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Commonwealth Institute
Kensington High Street, Holland Park, London, UK
associated engineer
A.J. & J.D. Harris
James Sutherland
date  October 1960 - 6th November 1962
era  Modern  |  category  Building  |  reference  TQ249794
The tent-like roof of the Commonwealth Institute is the first British example of shallow prestressed concrete constructed in an hyperbolic paraboloid shape. The Grade II* listed building is one of the most important modern buildings in London. It is undergoing redevelopment.
The first Commonwealth Institute was housed in the Imperial Institute building designed by Thomas Edward Collcutt (1840-1924) and built 1887-1893. From 1957, most of the original building was demolished to make way for extensions to Imperial College of Science & Technology, though the central Queen's Tower (TQ266792) survives.
The present building is located to the south of Holland Park, about 1.6km west of the old site. It was designed to accommodate exhibition spaces, a cinema, an art gallery, a restaurant and offices. Its principal feature is the tent-like roof over the exhibition area, constructed using Freysinnet prestressing techniques. A covered walkway links it to Kensington High Street.
The institute is founded on spread footings with a maximum ground pressure of 22 tonnes per sq m — a site survey revealed that piling was not necessary. The main building has three storeys and a 47.2m square ground floor footprint. Floors are of 305mm thick reinforced concrete beam and slab construction, with steps or ramps between storeys.
Internally, 457mm diameter columns are set out on a square grid of 8.2m. Externally, on all four sides, the building's brick plinth carries concealed blockwork walls clad with panels of blue-grey Hills patent glazing. Cast in situ reinforced concrete props buttress the north and south corners of the building.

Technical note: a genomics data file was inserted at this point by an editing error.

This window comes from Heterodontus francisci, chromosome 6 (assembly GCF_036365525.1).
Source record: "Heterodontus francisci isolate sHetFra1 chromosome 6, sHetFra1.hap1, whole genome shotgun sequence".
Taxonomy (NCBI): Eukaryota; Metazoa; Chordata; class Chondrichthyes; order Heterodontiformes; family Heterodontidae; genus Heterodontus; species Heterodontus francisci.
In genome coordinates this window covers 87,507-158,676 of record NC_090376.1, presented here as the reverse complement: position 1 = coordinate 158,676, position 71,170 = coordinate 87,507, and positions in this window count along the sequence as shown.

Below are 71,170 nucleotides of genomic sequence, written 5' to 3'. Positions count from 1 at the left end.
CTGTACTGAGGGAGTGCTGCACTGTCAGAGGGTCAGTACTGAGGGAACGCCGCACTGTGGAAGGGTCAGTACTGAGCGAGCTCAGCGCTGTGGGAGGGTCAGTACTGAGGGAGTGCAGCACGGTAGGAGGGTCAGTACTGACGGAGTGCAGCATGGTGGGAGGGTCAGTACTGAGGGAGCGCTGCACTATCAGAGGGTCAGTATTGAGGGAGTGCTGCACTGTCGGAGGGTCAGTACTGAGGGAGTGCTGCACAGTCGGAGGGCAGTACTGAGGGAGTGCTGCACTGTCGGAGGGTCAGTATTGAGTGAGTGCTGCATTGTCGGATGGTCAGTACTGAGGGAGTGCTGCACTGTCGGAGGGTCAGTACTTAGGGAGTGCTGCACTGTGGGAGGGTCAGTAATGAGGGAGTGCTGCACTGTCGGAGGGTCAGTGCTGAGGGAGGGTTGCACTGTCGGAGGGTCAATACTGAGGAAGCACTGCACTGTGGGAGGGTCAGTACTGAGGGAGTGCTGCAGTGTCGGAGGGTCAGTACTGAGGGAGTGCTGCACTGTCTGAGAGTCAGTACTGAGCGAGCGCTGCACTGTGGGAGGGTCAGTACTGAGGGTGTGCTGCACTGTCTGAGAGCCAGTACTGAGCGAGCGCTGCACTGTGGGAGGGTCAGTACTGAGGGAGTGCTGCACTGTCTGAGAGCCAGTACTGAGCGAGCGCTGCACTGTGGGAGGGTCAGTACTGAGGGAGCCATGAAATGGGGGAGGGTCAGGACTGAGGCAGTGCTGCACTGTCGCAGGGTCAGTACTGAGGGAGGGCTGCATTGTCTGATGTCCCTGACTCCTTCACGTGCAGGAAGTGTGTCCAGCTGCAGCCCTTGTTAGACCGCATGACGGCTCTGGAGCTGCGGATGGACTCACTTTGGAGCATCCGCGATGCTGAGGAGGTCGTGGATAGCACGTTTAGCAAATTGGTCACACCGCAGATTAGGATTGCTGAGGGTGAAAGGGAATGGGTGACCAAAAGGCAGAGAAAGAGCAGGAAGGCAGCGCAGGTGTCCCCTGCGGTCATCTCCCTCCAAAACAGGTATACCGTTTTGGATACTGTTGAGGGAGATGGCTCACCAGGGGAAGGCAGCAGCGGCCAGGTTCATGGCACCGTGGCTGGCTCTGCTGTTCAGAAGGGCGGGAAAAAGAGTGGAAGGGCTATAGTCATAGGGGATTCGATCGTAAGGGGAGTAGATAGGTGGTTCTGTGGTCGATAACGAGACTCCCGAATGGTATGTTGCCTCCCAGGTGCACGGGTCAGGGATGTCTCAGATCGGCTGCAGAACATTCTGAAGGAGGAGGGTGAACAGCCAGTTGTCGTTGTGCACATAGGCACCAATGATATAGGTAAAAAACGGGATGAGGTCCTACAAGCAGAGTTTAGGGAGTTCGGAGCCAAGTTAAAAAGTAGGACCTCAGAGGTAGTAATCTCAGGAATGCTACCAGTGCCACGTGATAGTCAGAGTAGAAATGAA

The centre of the complex hyperbolic paraboloid roof is of prestressed concrete, 28.3m square. It is generally 76mm thick, increasing to 178mm at the junctions with the prestressed triangulated edge beams. The central shell has a geometric grid of rectangular generators surrounded by four warped surfaces, which extend the roof plan to 55.8m square, including the eaves overhang. Each of the radial precast concrete ribs in the outer warp differs in length and twist.
The outer warps are covered with 'wood wool' boards topped by a 32mm thick insulating layer of vermiculite. The whole roof structure is clad in copper.
The contractor took possession of the site in October 1960 and concreting (basement slab) began in January 1961. Queen Elizabeth II opened the Commonwealth Institute on 6th November 1962. Its project cost of 440,000 was funded by contributions from commonwealth nations. The government of Northern Rhodesia (now Zambia) donated the copper sheets for the roof.
In the early 1970s, the institute was extended in the north-west corner of the site. In October 1988, it became a Grade II* listed building. The exhibitions mounted by commonwealth countries were removed in 1996.
In 2000-1, a 3m programme of refurbishment works included repairing the leaking roof, renewing the copper cladding with 25 tonnes of copper strips, laid to follow the rooflines, and replacing the original glazing with opaque blue-green toughened glass panels.
In 2002, the Commonwealth Institute decided to dispose of the building and site, creating a replacement facility — the Centre for Commonwealth Education — at Trumpington House (TL461564) within the University of Cambridge's Faculty of Education. The institute building closed in 2004. In 2006, demolition was avoided after a (failed) government attempt to have it removed from the listed buildings register.
In September 2009, the Planning Committee of the Royal Borough of Kensington & Chelsea approved plans to renovate the Commonwealth Institute site as a new location for the Design Museum, with three new apartment buildings added. The Design Museum will have three times more space than at its present location near Tower Bridge. The architect is the Office for Metropolitan Architecture (OMA), founded in 1975 in Rotterdam by Rem Koolhaas (b.1944) and Elia Zenghelis (b.1937).
On 18th September 2012, a ground-breaking ceremony was held at the Commonwealth Institute site. The new Design Museum should be completed by 2014-5.
Architect: Robert Matthew, Johnson-Marshall & Partners (Peter Newnham, Roger Cunliffe)
Landscape architect: Dame Sylvia Crowe
Exhibition designer: James Gardner
Architect (2000-1): Avery Associates
Architect (2009-15): OMA
Contractor: John Laing Construction Ltd
Research: ECPK
bibliography
http://postwarbuildings.com
www.architectsjournal.co.uk
www.architecture.com
reference sources   CEH Lond
Location

Commonwealth Institute